Now there are many render farms showing their price per GHz hour or Core hour for CPU pricing. This cost calculation is confusing for a first-time user. Due to the various generations of hardware, online render farms try to find a common calculator namely GHzh for CPU Rendering Benchmark. However, there seemed to be ambiguous for users on how to charge the rendering service.
To build a price strategy by GHz hour, render farms calculate a sum of GHz hour from render nodes (or servers) you use. For example, a CPU Intel XEON E5-2670 v2 has 10 cores, each core has 2.5 GHz. The price is $0.004 per GHz hour. If you use the server having 2x Intel XEON E5-2670 v2, the price of 1 server/node/hour is 10 x 2 x 2.5 x 0.004 = $0.2/node/hour.
However, some render farms make users confused when offering a different price between by GHz hour and by node/hour. Let’s talk about Super Renders Farm.
The aforementioned example that we take is from the CPU pricing of Super Renders Farm. The price per GHz hour is $0.004 for a CPU server including 2x Intel XEON E5-2670 v2. We calculate together that the price, when converted to per node/hour, is $0.2/node/hour. While the price per node/hour that Super Renders Farm offers on their website is $0.6/node/hour, which makes customers quite confused.
OctaneBench is currently the most popular GPU Rendering Benchmark created by Otoy as a tool to define the general compute power afforded by any combination of graphics cards in a computer. The score is calculated from the measured speed (Ms/s or mega samples per second), relative to the speed Otoy measured for a GTX 980. The ratio is weighted by the approximate usage of the various kernels and then added up. If your score (or Octanebench score) is under 100, your GPU is slower than the GTX 980 we used as a reference, and if it’s more your GPU is faster. Here’s the list of GPUs and their Octancebench score created by Otoy.
A render node, for example, has 1x GTX 1080Ti, the Octanebench score is 192 and the price per Octanebench hour (OB hour) is $0.003. It means that the price per node-hour is: 192*0.003 = 0.576$/node/hour.
Some render farms that apply the cost calculation by Ghzh and OBh are RebusFarm, GarageFarm, RanchComputing, etc. The common point of these render farms is they offer the SaaS model.
From my point of view, the cost calculation by GHz hour or OB hour is not the good one. Users often find it hard to understand how the render farm pricing works and render farms find it hard to estimate the rendering cost. According to Render Street, the definition can be ambiguous or misleading. Let’s take a depth look into this subject:
- Not all cores are created equal. Let’s take two server CPUs as an example. The two CPU servers are from the Intel brand, especially from the Xeon line: Xeon X5670 @ 2.93GHz and Xeon E5-2667 @ 2.90GHz. They have the same number of cores and almost the same core speed. You will notice that the second one is 23% faster than the first one, even if it has a slightly lower frequency. The first one is from the 2010 generation (and it’s likely you can still find it in some farms), and the second one has been released in 2012. Going further, the AMD Opteron 8439 SE @ 2.80GHz CPU has almost the same characteristics as the two Intel CPUs in terms of cores and speed, but its performance is half of the Xeon X5670.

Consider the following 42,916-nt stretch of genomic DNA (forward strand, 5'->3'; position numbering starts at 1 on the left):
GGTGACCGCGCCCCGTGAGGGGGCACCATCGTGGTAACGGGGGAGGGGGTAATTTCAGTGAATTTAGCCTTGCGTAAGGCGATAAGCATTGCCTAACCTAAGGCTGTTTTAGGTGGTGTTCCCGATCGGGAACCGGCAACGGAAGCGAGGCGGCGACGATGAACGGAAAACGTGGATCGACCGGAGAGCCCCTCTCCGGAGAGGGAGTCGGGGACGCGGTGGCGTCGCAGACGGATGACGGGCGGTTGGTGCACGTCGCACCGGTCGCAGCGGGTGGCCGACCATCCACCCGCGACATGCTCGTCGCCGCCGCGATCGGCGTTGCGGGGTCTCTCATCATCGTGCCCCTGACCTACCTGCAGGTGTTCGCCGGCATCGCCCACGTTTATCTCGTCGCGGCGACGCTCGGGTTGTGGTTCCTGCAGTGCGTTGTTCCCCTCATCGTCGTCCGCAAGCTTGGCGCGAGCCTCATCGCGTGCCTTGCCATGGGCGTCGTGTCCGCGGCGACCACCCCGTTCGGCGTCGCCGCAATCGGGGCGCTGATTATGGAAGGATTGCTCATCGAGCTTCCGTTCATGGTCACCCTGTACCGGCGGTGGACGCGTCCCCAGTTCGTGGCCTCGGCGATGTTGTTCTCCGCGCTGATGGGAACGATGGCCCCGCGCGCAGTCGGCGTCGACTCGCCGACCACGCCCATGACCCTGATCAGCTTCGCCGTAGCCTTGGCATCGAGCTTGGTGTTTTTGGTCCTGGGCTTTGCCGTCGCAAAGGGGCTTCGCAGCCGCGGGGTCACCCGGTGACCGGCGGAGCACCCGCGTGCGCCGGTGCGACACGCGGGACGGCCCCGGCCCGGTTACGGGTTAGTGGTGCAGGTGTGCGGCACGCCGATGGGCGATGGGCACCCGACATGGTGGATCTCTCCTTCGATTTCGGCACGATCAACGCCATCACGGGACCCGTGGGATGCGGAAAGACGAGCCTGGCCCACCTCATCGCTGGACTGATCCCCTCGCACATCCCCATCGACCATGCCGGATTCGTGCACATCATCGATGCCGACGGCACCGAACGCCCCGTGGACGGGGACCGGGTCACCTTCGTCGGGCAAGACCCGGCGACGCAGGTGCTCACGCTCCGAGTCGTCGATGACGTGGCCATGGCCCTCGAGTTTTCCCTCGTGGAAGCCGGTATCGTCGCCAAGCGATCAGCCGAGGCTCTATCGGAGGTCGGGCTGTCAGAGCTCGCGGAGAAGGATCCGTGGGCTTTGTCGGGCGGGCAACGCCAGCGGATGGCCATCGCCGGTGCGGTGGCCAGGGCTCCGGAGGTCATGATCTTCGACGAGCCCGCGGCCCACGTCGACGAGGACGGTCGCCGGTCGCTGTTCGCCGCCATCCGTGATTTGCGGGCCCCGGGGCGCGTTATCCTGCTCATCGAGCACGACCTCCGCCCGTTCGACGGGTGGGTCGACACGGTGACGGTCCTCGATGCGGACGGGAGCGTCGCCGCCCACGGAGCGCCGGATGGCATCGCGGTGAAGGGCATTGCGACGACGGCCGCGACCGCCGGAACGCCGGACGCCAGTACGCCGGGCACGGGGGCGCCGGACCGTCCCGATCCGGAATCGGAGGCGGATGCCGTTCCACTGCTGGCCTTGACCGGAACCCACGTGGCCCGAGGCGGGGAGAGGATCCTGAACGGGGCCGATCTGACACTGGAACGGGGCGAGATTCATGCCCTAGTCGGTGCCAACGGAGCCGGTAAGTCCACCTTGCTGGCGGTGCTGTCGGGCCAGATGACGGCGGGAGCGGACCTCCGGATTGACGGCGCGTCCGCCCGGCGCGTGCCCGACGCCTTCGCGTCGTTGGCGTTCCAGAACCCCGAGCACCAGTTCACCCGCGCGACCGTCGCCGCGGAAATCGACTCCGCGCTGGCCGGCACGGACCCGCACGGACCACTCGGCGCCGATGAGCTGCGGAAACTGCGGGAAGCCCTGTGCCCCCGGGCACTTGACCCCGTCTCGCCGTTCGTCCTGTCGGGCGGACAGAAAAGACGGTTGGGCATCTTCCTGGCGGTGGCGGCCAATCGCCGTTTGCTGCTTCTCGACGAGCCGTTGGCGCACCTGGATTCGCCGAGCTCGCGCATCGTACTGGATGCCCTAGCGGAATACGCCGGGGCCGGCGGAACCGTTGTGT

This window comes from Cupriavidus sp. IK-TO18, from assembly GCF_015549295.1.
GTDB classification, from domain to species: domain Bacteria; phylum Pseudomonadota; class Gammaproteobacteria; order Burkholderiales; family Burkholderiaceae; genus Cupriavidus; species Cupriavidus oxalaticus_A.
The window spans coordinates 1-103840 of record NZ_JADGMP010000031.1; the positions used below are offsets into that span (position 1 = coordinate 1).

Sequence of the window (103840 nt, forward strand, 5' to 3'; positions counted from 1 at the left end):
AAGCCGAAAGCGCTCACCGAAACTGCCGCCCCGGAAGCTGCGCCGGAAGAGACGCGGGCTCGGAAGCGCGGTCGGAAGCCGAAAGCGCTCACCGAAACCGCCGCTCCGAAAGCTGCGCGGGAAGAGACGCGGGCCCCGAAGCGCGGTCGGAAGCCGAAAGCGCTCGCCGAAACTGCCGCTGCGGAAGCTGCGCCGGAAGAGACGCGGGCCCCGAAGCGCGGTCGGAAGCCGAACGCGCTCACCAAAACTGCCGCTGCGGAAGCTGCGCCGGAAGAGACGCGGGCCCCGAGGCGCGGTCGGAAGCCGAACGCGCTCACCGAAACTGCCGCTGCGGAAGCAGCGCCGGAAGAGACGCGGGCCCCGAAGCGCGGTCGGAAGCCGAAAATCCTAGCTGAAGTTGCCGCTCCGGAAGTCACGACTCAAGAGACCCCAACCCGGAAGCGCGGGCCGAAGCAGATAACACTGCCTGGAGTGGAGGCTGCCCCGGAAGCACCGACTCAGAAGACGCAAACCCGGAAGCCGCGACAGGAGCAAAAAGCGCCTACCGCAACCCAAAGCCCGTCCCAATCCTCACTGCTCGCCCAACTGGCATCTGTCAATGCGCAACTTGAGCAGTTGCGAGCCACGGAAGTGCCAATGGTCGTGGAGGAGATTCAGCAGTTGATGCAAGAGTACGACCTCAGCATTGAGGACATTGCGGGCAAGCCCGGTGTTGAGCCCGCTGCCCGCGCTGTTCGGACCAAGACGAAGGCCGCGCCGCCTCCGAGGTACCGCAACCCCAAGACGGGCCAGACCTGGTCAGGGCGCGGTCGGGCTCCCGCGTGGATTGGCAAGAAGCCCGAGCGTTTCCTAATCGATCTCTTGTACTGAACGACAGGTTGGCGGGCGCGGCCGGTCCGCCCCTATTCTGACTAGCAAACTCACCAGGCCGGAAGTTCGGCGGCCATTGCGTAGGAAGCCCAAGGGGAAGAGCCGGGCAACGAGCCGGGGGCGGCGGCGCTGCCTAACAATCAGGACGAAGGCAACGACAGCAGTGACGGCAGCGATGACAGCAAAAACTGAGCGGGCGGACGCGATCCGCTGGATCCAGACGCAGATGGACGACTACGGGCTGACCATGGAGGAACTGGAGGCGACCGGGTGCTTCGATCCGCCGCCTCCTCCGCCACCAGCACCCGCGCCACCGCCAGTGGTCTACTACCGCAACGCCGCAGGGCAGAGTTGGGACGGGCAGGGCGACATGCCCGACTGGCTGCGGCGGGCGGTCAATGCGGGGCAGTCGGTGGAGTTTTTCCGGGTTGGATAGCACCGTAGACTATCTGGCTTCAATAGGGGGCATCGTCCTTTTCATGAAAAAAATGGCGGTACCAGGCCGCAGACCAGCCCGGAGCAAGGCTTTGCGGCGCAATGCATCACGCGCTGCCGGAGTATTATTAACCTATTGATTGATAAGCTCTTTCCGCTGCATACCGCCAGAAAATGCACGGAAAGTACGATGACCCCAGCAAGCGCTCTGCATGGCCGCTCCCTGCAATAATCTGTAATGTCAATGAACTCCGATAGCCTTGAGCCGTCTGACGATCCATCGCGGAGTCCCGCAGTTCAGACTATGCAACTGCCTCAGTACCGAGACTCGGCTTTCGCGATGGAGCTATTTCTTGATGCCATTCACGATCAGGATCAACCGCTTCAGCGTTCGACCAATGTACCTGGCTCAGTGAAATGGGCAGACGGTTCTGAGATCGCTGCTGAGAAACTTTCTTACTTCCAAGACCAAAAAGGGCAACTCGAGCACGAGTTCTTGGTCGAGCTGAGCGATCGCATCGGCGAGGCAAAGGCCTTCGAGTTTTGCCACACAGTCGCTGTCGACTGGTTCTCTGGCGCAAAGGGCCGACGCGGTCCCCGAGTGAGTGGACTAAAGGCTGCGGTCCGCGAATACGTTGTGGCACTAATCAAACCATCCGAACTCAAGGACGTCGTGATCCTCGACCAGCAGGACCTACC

- The definition of a core can vary from farm to farm. Some of them don’t even tell what kind of machines they have, but only the number of cores and the core speed. For instance one of the farms says they have ‚Xeon 8-core and 12-core machines with 3.0 GHz speed’, while another specifies they have ‚Intel Xeon E5645 * 2, 16 cores’. Some of the farms consider one core with hyperthreading to be two separate cores, so you’ll need to pay attention to that as well.
- The same logic applies to GHz-hour. Obviously, taking the two Intel CPUs compared above, one GHz from the second machine is 23% faster than a GHz from the first machine. So the actual value is 23% higher. Moving to the AMD CPU, the same GHz has only half of the performance.
In addition, the majority of current render farms are based on the SaaS model (Software-as-a-Service). So the cost calculation by Ghzh or OBh is much vague for users. It is because users do not know which specific hardware that a render farm is offering or how many nodes are being used under their system. In themselves, the Ghzh and OBh are not very informative, since users have no basis of comparison. Therefore, it’s hard to compare the pricing and render time among SaaS-based render farms, and users cannot find which one is the best offer for them.
The price per Ghzh or OBh is only an estimation way. The reasonable way to compare prices and render time among render farms for a given project is to check the benchmark on your own and compare the prices based on render nodes/servers. It means that some render farms such as iRender or AWS ec2, etc., when offering the IaaS model (Infrastructure-as-a-Service), transfer the control right to users, so users can get access to the remote servers and check whether the machine specs are exactly as what the render farm said or not, as well as benchmark the server hardware. This way is totally transparent and clear for customers while using render farm service.
What looks to be the better price isn’t always so. You may get more rendering per buck from a farm that seems to be more expensive, but in fact, gives you more performance for the same amount. And that’s strictly in terms of hardware. It can be said that the most transparent way to calculate pricing is per node per hour, and users can check exactly the offered machine specs.